Chrome hill came and went in a bit of a blur if I am honest, and we chose not to hang around on the summit for too long as it was a full-on midge fest, delightful! However, from this summit Parkhouse Hill looked both interesting and a bit of a breeze, how wrong was I?

The decent from Chrome hill was manageable even if it was a little steep and loose in places, but soon we faced up to the neb of Parkhouse hill, and the closeness of the contours quickly attracted some degree of focus.

I’m not going to lie, after two previous hills in the scorching heat, getting up this little rascal was a stretch. Paul was off like a mountain goat, closely followed by Adie beating a path skyward on his walking poles.

Stuart and I took a more leisurely approach to this one, IE I was Knackered and Stuart, bless him (and unbeknown to the team) had a rucksack packed with six of the finest session beers known to man (I wondered why he was not bouncing up hill in his usual style)!

We dropped off this small but challenging hill and contoured West locating the small ford and footbridge where some welcome shade was available. Stuart proceeded to impress beyond our wildest dreams as the six-pack emerged, in a cool bag along with bar snacks and bottle opener…TOP Bloke!

Beer suitably demolished, we headed towards our RV point, capturing Pauls Birthday signpost along the way, who knew?

We passed through Hollinsclough, on to Coatestown to locate our final path taking us Southwest to the Trig point at our starting location.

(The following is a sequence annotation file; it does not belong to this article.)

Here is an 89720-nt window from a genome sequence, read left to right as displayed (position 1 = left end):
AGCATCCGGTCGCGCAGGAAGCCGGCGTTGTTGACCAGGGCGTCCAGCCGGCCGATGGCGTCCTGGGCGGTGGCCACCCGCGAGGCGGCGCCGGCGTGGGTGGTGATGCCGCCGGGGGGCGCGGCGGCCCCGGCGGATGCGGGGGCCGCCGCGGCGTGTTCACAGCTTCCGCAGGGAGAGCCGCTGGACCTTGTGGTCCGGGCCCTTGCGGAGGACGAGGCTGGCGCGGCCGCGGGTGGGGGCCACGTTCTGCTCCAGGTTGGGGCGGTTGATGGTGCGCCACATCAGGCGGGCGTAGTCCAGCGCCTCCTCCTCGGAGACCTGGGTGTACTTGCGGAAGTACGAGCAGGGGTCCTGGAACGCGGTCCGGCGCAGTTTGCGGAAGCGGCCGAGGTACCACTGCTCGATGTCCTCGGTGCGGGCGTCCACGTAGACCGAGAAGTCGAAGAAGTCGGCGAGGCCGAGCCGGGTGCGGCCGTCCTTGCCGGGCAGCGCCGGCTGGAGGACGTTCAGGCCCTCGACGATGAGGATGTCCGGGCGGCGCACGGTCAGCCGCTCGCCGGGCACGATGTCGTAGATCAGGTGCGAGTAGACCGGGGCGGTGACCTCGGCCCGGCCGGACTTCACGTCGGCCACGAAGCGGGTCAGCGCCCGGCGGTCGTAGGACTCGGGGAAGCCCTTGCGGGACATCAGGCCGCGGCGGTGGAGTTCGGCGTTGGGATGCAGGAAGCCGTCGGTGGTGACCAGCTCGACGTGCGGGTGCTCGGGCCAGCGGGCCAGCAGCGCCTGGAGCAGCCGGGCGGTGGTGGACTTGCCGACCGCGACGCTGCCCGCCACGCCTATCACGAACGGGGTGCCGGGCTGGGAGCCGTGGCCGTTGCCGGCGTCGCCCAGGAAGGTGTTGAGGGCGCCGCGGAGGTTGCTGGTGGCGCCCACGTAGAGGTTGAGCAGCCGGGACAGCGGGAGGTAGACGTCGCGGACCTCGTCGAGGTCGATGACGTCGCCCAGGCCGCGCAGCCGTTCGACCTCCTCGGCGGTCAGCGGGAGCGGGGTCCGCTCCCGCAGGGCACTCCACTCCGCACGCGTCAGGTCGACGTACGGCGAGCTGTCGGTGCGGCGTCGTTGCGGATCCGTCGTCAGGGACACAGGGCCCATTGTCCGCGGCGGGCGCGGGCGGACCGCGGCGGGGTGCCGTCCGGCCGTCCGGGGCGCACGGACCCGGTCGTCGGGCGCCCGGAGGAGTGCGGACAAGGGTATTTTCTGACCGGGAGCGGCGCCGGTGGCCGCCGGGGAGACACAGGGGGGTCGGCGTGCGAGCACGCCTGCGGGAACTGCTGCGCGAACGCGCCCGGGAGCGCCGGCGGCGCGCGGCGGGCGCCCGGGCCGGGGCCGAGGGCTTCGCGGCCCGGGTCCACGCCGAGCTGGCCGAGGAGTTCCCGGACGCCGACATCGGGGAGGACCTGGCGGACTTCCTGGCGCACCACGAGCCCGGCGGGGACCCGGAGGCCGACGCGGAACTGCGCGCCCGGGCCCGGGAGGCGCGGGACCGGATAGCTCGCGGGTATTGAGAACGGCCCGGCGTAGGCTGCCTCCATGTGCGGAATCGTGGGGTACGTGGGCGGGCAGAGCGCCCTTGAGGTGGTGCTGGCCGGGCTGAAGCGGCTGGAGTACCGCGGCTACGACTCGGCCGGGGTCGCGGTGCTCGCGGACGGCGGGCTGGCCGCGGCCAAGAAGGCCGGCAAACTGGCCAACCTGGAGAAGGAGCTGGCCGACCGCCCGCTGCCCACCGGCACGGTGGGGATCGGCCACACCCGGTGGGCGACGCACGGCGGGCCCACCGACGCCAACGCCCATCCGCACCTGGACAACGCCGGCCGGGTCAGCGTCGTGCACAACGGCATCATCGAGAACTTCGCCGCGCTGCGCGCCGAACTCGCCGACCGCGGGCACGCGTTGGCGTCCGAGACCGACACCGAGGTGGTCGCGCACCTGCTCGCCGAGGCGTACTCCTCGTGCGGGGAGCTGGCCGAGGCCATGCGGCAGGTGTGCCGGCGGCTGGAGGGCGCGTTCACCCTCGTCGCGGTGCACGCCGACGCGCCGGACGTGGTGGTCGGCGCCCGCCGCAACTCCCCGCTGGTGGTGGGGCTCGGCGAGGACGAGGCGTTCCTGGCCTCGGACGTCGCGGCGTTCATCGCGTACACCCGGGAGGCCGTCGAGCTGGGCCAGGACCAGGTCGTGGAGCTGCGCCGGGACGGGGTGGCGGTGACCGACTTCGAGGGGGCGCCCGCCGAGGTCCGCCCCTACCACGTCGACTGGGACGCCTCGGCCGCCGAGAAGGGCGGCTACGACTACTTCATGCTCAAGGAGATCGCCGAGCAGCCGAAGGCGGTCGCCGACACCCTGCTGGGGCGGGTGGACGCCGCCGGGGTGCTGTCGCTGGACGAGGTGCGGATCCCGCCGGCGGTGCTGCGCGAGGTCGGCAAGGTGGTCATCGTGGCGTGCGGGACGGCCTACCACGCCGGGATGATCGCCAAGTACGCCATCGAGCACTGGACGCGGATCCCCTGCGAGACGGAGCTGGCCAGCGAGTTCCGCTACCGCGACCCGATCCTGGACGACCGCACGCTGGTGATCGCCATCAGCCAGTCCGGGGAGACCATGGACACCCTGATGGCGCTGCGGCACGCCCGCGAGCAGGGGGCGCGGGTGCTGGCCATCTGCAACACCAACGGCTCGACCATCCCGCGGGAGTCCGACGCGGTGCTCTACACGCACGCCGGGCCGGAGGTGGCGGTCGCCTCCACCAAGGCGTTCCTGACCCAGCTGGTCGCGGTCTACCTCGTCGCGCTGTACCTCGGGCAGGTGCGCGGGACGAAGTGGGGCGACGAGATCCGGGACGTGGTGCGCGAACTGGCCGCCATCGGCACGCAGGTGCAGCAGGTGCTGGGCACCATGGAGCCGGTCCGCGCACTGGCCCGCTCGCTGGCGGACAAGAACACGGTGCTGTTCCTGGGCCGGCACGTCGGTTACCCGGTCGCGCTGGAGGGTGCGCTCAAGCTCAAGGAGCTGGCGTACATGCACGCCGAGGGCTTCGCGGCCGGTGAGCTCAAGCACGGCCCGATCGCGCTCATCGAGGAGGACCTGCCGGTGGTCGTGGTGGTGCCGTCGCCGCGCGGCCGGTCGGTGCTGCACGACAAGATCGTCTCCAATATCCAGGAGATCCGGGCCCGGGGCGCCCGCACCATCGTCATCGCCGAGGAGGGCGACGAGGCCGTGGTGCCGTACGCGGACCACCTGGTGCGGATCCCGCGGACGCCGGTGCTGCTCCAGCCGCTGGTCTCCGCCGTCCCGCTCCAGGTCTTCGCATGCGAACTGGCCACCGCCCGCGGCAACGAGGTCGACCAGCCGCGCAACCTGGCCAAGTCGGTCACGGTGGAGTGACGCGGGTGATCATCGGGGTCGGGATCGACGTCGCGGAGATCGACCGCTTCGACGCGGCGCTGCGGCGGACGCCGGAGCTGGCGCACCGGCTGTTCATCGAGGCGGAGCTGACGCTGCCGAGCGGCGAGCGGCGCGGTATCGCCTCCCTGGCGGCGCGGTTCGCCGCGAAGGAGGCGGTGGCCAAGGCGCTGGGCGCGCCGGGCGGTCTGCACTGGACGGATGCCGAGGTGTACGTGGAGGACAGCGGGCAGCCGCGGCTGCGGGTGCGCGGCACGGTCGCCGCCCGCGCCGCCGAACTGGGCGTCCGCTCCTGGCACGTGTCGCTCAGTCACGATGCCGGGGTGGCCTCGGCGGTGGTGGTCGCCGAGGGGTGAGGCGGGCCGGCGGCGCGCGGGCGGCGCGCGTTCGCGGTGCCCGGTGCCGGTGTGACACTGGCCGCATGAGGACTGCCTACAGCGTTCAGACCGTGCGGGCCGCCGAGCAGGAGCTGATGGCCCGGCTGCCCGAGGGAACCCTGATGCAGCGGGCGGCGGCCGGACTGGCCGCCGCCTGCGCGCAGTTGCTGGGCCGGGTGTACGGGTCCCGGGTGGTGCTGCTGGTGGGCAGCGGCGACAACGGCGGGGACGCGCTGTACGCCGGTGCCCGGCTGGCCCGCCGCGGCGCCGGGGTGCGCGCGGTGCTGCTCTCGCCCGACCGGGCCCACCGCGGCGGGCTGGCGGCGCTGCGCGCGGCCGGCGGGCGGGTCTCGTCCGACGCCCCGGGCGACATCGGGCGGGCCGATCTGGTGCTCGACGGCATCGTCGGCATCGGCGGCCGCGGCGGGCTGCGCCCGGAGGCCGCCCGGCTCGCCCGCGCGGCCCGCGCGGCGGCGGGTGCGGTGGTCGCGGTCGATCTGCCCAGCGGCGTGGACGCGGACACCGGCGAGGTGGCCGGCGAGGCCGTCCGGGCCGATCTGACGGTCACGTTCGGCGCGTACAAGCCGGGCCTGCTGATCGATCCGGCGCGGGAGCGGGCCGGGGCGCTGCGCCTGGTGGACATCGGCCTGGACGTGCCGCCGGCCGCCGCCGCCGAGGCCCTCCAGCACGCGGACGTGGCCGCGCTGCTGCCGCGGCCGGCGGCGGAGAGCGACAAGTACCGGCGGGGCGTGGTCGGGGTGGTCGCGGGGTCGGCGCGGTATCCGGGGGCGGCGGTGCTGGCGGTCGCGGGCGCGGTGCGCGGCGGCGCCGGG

In summary, it was great to be out with the lads, perhaps on reflection a bit too warm (see temperatures), 11.5kms under our belts, complimented by the laughs, beer, and some fantastic scenery along the way.

Time to find the Gregory Ale house…..cheers!

Martin (Compass)

July – Crowden to Black Hill Circuit ( Compass)

A break in the rainy forecast meant an early start to head off to the car park at Crowden, located just off Woodhead pass, adjacent to Torside reservoir.

Suitable parking space located, it was time to attempt the most difficult navigation of the day, finding my way out of the car park. I do not know why it is, whether it’s just the feeling of being a ‘right royal plonker’ heading off in slightly the wrong direction from the outset, or something different to that, but it can be the kind of small-minded troublesome thought that can dampen down the enthusiasm!

I need not have troubled myself, having navigated my way through the minor roads and small wooded area, I quickly located the small footpath towards Loft Intake and the quarry on the top. A short climb later and voila, first check point under the belt, time for a small break for a now, ‘very pleased with oneself’, navigator!

Next check point to locate was the trig pillar on Hey Edge, always a source of fun and entertainment, a little trigonometry later (sorry about that!) assisted by the wonderful Mountain King Walking poles and the compulsory shot of my Scarpa Boots, its time to press on and capture a few more views and small Vlogs as I travel across Westend Moss, to White low.

Last week’s adventure was a fabulous wander around the HVC walk, more affectionately known as ‘last of the summer wine tour’, however today at the Holme Moss summit, there was no visibility down into the valley, so a short vlog reminiscing was as good as it got!